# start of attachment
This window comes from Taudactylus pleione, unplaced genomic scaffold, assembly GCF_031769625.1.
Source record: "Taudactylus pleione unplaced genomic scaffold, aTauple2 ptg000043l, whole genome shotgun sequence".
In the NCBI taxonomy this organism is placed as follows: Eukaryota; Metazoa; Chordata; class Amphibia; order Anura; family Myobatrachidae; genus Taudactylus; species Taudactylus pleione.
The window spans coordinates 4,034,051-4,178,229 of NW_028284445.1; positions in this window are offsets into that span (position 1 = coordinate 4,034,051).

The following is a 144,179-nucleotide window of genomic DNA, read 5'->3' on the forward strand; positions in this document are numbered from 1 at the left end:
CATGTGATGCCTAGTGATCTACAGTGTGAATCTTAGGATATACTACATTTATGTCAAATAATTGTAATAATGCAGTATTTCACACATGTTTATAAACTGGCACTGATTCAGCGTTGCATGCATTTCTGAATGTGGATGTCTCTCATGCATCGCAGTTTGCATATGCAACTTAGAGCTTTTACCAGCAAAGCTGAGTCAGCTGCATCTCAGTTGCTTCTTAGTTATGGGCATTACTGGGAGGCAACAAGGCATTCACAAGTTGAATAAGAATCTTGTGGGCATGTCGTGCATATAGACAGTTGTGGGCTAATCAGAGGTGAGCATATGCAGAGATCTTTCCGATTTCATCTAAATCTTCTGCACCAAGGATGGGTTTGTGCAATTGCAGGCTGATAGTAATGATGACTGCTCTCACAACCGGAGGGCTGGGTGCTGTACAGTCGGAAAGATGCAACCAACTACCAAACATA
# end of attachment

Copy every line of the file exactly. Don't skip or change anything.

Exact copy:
This window comes from Taudactylus pleione, unplaced genomic scaffold, assembly GCF_031769625.1.
Source record: "Taudactylus pleione unplaced genomic scaffold, aTauple2 ptg000043l, whole genome shotgun sequence".
In the NCBI taxonomy this organism is placed as follows: Eukaryota; Metazoa; Chordata; class Amphibia; order Anura; family Myobatrachidae; genus Taudactylus; species Taudactylus pleione.
The window spans coordinates 4,034,051-4,178,229 of NW_028284445.1; positions in this window are offsets into that span (position 1 = coordinate 4,034,051).

The following is a 144,179-nucleotide window of genomic DNA, read 5'->3' on the forward strand; positions in this document are numbered from 1 at the left end:
CATGTGATGCCTAGTGATCTACAGTGTGAATCTTAGGATATACTACATTTATGTCAAATAATTGTAATAATGCAGTATTTCACACATGTTTATAAACTGGCACTGATTCAGCGTTGCATGCATTTCTGAATGTGGATGTCTCTCATGCATCGCAGTTTGCATATGCAACTTAGAGCTTTTACCAGCAAAGCTGAGTCAGCTGCATCTCAGTTGCTTCTTAGTTATGGGCATTACTGGGAGGCAACAAGGCATTCACAAGTTGAATAAGAATCTTGTGGGCATGTCGTGCATATAGACAGTTGTGGGCTAATCAGAGGTGAGCATATGCAGAGATCTTTCCGATTTCATCTAAATCTTCTGCACCAAGGATGGGTTTGTGCAATTGCAGGCTGATAGTAATGATGACTGCTCTCACAACCGGAGGGCTGGGTGCTGTACAGTCGGAAAGATGCAACCAACTACCAAACATA